North talks collapse over Irish language
Mutual recriminations as latest bout of DUP-Sinn Féin negotiations end in failure
Speaking following the collapse of the DUP-Sinn Féin talks, DUP leader Arlene Foster said it was now incumbent on the British government to set a budget and start making policy decisions about schools, hospitals and infrastructure.
The DUP-Sinn Féin talks crashed on Wednesday evening after Arlene Foster issued a statement saying that differences over the Irish language could not be resolved.
The DUP leader said “serious and significant gaps” remained between her party and Sinn Féin especially on the issue of the Irish language. “In our view, there is no current prospect of these discussions leading to an Executive being formed,” said Ms Foster.
Sinn Féin responded to Ms Foster’s statement by blaming the DUP for the failure of the latest round of talks. The party’s leader in Northern Ireland, Michelle O’Neill, said “Sinn Fein engaged, we worked in good faith, we stretched ourselves”.
“We had reached an accommodation with the leadership of the DUP. The DUP failed to close the deal. They have now collapsed this process.”
Sinn Féin and other senior sources said an agreement had been effectively signed off on with the DUP. This included a compromise whereby there would be an Irish language act and also Ulster Scots and culture acts.
It seems however that grassroots unionist opposition to an Irish language act was pivotal in prompting Ms Foster to issue her statement on Wednesday evening. “For almost four weeks, we have been engaged in intensive negotiations with Sinn Féin. We have attempted to find a stable and sustainable basis for restoring devolution. Those discussions have been unsuccessful,” she said.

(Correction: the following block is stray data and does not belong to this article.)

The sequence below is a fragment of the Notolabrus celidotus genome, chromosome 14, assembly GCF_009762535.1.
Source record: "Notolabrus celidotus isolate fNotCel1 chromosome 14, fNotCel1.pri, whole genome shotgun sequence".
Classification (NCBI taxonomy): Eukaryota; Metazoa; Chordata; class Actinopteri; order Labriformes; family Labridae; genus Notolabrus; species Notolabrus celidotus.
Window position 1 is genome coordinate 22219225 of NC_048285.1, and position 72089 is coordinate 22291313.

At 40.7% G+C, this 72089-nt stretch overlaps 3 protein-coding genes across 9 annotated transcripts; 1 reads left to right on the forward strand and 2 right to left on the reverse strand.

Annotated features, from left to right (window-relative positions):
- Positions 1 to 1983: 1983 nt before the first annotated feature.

“Despite our best efforts, serious and significant gaps remain between ourselves and Sinn Féin especially on the issue of the Irish language,” she added.
“I have made it consistently clear that unionists will not countenance a stand alone or free standing Irish language act. Sinn Féin’s insistence on a stand alone Irish language act means that we have reached an impasse,” said Ms Foster.
The DUP leader continued, “As far back as last summer, I outlined my party’s willingness to reach an accommodation on language and cultural issues. However, I indicated that any such accommodation must be fair, balanced and capable of commanding support on all sides of our community. At the moment, we do not have a fair and balanced package.
After the Assembly election, I embarked on an engagement exercise with those who love and cherish the Irish language. I respect the Irish language and those who speak it but in a shared society this cannot be a one-way street. Respect for the unionist and British identity has not been reciprocated.”
Taoiseach Leo Varadkar said in a statement: “I very much regret the statement from the DUP. Power sharing and working together are the only way forward for Northern Ireland.
“The Tánaiste and the Secretary of State are in close contact and we will continue to confer with the British Government about the next steps.”
Ms Foster said it was now incumbent on the British government to set a budget and start making policy decisions about schools, hospitals and infrastructure. “Important decisions impacting on everyone in Northern Ireland have been sitting in limbo for too long,” she said. “I had dearly hoped that we could have restored an Executive and local Ministers could have taken those decisions. That is not possible at this time. Northern Ireland is best governed by local Ministers who are accountable to local people,” she added.
Ms Foster said that restoring a “sustainable and fully functioning devolved government will remain our goal but we will not accept a one-sided deal”.
“Any agreement to restore the Executive must be on a sensible basis. We cannot and will not be held to ransom by those who have refused to form an Executive for over thirteen months,” she said.